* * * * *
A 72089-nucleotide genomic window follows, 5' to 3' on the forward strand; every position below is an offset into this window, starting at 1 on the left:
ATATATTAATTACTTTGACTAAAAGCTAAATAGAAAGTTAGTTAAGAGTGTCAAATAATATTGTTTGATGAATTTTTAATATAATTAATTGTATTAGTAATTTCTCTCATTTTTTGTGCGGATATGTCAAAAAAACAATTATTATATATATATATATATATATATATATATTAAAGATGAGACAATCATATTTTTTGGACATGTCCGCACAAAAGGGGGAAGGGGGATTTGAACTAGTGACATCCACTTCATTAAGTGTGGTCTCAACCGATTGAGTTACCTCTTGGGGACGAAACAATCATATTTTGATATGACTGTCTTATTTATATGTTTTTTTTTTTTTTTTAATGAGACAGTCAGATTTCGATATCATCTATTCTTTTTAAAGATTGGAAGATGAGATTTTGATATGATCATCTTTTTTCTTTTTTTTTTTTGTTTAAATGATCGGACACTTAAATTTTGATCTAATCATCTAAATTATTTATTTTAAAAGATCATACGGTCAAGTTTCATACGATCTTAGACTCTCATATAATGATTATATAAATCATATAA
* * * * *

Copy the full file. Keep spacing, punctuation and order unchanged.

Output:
A 72089-nucleotide genomic window follows, 5' to 3' on the forward strand; every position below is an offset into this window, starting at 1 on the left:
ATATATTAATTACTTTGACTAAAAGCTAAATAGAAAGTTAGTTAAGAGTGTCAAATAATATTGTTTGATGAATTTTTAATATAATTAATTGTATTAGTAATTTCTCTCATTTTTTGTGCGGATATGTCAAAAAAACAATTATTATATATATATATATATATATATATATATTAAAGATGAGACAATCATATTTTTTGGACATGTCCGCACAAAAGGGGGAAGGGGGATTTGAACTAGTGACATCCACTTCATTAAGTGTGGTCTCAACCGATTGAGTTACCTCTTGGGGACGAAACAATCATATTTTGATATGACTGTCTTATTTATATGTTTTTTTTTTTTTTTTAATGAGACAGTCAGATTTCGATATCATCTATTCTTTTTAAAGATTGGAAGATGAGATTTTGATATGATCATCTTTTTTCTTTTTTTTTTTTGTTTAAATGATCGGACACTTAAATTTTGATCTAATCATCTAAATTATTTATTTTAAAAGATCATACGGTCAAGTTTCATACGATCTTAGACTCTCATATAATGATTATATAAATCATATAA